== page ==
quantitative and time objectives, through . (Bouquin, 2004a) As an organizational actor, he is responsible for decision-making at operational and strategic level, on how to use limited resources under his control. He needs information to enable the output foresight of action alternatives. Thus, the manager should monitor the results of decisions taken to extend matters that have been successful or to adapt and change others. (Alexander & Nobes, 1994)

Through a study concerning the actual work performed by managers, the descriptive analysis of Henry Mintzberg

(1984b) calls into q s research and seeks to determine the

exact nature of the managerial function. Mintzberg observed in detail the activity of several managers and found that the four main activities identified by Henri Fayol (planning, organizing, coordinating and controlling) are only rarely performed in everyday work of these actors.

Managers spend their time juggling from one topic to another and overseeing various projects. They respond to spontaneous requests and to a multitude of questions. A manager has to take a decision before acting or before preparing a plan. Thus, decision-making pervades all managerial levels.

A manager is an individual responsible of an organization or a set of entities. Any manager is invested with formal authority in accordance with his assigned statute. According to Mintzberg, a manager practices three major roles: contact, information and decision-making. The challenge is to play all these roles at the same time and correctly in the context of a given situation.

Managers decisions include subjective and irrational elements. They are taken not only in accordance with informations and reality, but also in terms of managers beliefs and representations of their environment. Depending on

s vision, strategic decisions change: we can have the information and refuse to see it. For Richard Cantillon

Essai sur l (1720), the competence of a manager refers to his ability of accepting

uncertainty and not informing or analyzing the reality.

of possibilities, impossibilities and ambiguities on economic,

technological, social and political issues depending on his beliefs, fears and values. Thus,

when the manager is replaced, the strategy also changes. Reality is not only an external constraint, but also a construction of the decision-maker. In a specific situation, the manager reflects, examines and passes through the filter of his personal possibilities, impossibilities and ambiguities, issues like: impossible to sell the company, possible that the product would be successful in other countries or impossible to change customers behavior ... Based on these prior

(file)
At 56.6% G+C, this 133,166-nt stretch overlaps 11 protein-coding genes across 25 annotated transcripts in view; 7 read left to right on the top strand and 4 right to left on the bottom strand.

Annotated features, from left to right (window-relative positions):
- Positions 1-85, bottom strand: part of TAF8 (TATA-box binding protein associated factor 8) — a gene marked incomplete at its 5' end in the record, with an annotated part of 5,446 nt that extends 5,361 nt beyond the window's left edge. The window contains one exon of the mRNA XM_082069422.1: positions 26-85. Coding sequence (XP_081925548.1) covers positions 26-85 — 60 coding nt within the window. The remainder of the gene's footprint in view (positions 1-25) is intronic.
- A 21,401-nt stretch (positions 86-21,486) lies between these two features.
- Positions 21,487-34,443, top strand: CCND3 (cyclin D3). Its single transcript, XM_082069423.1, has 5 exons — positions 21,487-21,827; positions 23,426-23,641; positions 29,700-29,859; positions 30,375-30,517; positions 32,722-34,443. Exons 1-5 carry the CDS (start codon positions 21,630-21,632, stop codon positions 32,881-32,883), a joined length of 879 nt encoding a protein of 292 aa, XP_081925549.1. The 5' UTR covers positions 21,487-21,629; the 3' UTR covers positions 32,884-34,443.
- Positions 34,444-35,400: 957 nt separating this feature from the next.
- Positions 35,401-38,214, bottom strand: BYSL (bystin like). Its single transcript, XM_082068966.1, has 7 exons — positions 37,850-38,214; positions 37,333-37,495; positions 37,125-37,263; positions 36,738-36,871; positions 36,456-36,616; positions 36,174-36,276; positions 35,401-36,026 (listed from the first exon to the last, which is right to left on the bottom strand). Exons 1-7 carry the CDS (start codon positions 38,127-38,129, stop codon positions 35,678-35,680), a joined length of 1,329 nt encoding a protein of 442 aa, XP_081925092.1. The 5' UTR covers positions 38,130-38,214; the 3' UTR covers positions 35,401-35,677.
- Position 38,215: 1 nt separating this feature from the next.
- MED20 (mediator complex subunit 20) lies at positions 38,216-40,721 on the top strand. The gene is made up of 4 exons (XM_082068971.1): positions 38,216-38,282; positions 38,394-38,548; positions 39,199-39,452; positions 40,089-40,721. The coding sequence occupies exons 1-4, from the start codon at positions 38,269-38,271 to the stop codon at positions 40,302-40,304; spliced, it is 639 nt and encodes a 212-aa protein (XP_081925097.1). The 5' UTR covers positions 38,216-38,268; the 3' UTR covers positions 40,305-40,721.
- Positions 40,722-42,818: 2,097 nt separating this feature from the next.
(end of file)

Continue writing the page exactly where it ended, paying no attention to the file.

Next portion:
convictions, preconceptions, the manager perceives reality, consider feel , develops solutions

and sees the future. Through personal beliefs, fears and desires, the manager creates his personal vision of the world.

The manner in which managers frame a problem greatly influences the solution they will ultimately choose.

Frameworks that persons and entities use regularly for specific problems will affect their reaction to any possible obstacle. Frameworks traps can make even the most talented managers to commit capital errors. Companies have

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regular annual losses because they limite to prior rational frameworks that are totally inadequate. The best frameworks will reveal what is important at the expense of what is not.

In this context, we consider necessary to clarify what a decision framework means. Decision frameworks are mental structures that we create to simplify and organize the world. (Russo & Schoemaker, 1994) They limit the complexity of any decision so that our minds can understand it. No one takes a rational decision without defining a specific framework. On the other hand, any framework provides only a partial view of the problem. More than that, the manner that people simplify things often makes them choose the wrong alternative.

Faced with a new situation, a successful manager will create a decision framework specifically designed to meet these circumstances. The difficulty arises from the fact that very few managers are fully aware of decision frameworks they adopt. However, by reflecting on:

the limits set for a problem,

the reference points for defining success and failure and the measuring instruments,

it is possible for a manager to understand his frameworks.

The key for better decision-making is the understanding of personal frameworks. (Russo & Schoemaker, 1994) For example, many managers have learned how to better frame their competitors according to Michael Porter, expert in strategy at Harvard Business School.

Companies tended to against other organizations offering similar products or